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The five keys to sustainable profitability

The environment in which we are currently operating offers far fewer opportunities for sustainable success than we enjoyed in each of the past several decades.


February 23, 2011
By Jim Brown

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The restructuring that took place in Canada and most other G20 countries has altered the terrain and we are not soon going back to those days of robust prosperity. That means that as an independent business owner you must become more creative, more persistent and more astute than your competition if you are to build sustainable profitability in your enterprise.

As an entrepreneur, you first must ask yourself this tough question. Are you “in it to win it” or is this just a way to keep from working for someone else? At the end of the day, will you have built a business with equity that someone will want to buy (or inherit), or will you simply turn out the lights and take a long walk into retirement? The questions may sound a bit patronizing, but they speak to the foundation that you are laying and the future sustainability of the model you choose.

This series looks to provide you Five Keys to Sustainable Profitability. There is no guarantee that it will make you wildly successful and a challenge to the “big guys.” But if you have the discipline to follow these keys, you will have a template to follow that leads to success.

This industry does not give up its profits easily. Some internationally successful companies from other industries thought that they could buy their way to success but found that without solid experience, this is a tough playground. They ended up selling off and getting out of Dodge. Others find growth so difficult that they must buy competitors in order to sustain growth on the top line. There is not a lot of low hanging fruit left out there.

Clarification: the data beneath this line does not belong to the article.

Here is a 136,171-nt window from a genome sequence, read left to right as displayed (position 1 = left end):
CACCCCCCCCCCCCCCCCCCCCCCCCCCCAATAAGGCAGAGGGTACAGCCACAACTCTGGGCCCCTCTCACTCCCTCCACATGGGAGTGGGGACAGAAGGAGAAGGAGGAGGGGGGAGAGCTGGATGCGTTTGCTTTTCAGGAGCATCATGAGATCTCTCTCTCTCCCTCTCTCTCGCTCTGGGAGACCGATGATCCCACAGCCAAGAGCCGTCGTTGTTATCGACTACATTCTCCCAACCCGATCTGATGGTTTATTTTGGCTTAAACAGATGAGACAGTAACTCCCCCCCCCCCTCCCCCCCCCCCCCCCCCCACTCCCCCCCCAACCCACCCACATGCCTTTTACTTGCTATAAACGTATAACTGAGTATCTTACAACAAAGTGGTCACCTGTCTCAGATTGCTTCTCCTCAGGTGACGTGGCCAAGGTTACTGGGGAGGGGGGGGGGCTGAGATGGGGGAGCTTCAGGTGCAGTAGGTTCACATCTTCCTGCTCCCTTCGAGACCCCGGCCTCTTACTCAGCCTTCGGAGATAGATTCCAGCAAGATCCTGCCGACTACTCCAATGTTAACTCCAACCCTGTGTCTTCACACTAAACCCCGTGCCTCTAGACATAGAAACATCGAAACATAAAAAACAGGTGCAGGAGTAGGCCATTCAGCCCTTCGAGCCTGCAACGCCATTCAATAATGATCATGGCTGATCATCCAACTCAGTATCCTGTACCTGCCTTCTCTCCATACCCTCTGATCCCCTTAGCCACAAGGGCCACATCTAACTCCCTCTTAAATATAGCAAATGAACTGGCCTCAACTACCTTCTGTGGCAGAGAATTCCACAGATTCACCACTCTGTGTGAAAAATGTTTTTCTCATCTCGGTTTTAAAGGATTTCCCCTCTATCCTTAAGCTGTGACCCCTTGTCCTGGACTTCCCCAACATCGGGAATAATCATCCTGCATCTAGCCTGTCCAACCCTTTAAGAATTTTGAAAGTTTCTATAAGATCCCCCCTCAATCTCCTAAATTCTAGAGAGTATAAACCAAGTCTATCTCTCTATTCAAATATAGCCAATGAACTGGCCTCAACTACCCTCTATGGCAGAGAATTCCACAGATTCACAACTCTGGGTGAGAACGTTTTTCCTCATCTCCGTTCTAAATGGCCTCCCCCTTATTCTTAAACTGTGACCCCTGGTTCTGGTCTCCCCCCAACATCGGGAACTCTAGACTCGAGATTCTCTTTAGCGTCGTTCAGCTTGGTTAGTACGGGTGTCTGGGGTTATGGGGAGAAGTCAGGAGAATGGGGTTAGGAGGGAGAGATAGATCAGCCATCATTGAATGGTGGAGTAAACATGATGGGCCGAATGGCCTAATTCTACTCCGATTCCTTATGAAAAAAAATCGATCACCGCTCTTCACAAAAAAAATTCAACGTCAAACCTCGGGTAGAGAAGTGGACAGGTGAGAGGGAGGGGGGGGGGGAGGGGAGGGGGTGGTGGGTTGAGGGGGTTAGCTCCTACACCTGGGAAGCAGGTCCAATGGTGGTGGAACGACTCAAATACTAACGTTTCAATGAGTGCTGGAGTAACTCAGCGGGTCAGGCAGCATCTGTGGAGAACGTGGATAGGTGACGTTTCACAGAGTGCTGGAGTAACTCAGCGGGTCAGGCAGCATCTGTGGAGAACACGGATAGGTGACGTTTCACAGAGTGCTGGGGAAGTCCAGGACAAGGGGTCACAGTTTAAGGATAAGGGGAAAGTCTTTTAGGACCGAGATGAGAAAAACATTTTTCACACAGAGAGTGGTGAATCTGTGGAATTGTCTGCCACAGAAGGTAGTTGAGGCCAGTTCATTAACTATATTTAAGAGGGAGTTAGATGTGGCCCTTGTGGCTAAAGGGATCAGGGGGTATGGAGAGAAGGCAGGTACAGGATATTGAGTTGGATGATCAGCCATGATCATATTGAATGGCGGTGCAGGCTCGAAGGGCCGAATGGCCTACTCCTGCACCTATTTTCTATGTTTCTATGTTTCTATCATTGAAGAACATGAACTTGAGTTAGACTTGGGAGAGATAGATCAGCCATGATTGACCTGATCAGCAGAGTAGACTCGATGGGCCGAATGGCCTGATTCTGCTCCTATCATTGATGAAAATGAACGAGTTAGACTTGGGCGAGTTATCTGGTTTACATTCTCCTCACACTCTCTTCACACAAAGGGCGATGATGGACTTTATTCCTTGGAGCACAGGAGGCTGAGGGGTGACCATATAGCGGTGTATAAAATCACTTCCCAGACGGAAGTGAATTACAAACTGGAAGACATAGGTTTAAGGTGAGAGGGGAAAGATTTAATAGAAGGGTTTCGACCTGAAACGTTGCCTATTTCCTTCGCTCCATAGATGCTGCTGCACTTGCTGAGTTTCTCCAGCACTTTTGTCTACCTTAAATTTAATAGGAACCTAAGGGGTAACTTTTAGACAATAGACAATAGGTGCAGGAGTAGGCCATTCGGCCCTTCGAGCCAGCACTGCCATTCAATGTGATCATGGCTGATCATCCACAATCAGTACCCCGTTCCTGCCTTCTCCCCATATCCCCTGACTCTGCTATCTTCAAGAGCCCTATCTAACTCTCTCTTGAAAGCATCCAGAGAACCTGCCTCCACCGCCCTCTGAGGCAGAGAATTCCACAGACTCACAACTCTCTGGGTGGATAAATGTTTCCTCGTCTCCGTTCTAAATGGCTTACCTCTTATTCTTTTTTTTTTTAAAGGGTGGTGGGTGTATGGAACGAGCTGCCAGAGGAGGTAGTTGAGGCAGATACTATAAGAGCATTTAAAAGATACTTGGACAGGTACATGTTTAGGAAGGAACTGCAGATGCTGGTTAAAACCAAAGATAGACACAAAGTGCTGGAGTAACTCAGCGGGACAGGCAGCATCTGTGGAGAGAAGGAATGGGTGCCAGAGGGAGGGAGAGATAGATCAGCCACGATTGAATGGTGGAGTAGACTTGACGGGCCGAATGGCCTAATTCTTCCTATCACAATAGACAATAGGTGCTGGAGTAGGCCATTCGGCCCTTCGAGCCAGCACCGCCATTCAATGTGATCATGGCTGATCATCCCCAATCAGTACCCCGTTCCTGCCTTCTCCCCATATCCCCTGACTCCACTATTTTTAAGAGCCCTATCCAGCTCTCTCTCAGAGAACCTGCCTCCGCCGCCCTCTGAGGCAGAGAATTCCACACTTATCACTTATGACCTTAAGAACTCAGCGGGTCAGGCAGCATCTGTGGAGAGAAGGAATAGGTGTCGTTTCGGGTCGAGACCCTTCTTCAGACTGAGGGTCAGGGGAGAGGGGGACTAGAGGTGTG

• I could just say that you should do one or more of the following:
  • Sell more jobs at your current margins.
  • Sell the same amount but at better margins.
  • Sell less but as much better margins.
  • Get more wallet share from existing clients by selling other products.
  • Find new markets to cultivate.

And in point of fact I would have fulfilled my mandate because each of these is a valid, if simple, solution.

But what if we really examined our operations and critically looked at all aspects of the business. Where could we legitimately uncover lost opportunities that, once we understood, we could leverage along with the simple five notions listed here. It is in leveraging that which is simple with that which represents the “best practices” that will allow you to turn a corner to sustainable profitability.

Individually, any one of these next five keys may strike you as simplistic. But how many of you are actively practicing and implementing these keys. In subsequent articles over the course of the year we will look at each one of these points.

  • Know your true costs.
  • Accurate estimating.
  • The Value of Quality.
  • Become an Expert.
  • Learn what to charge.

By the end of the year you will have learned some new ideas and approaches. Because you will have had time between each issue to absorb and implement each element, your business should build on a more solid foundation.

Clearly there are other important factors that contribute to running a successful business whether it is large, mid-size or small. Outstanding leadership, employing and developing great people, and having an intelligent plan are also fundamental to success.

But those are for another series. For now let’s focus on these keys. Then hopefully the answer to that tough first question is one that is clearly answered: “I am in it to win it.”

Jim Brown is the principal of James B Brown Consulting Inc., a management consulting firm with a focus on the electronic security industry.


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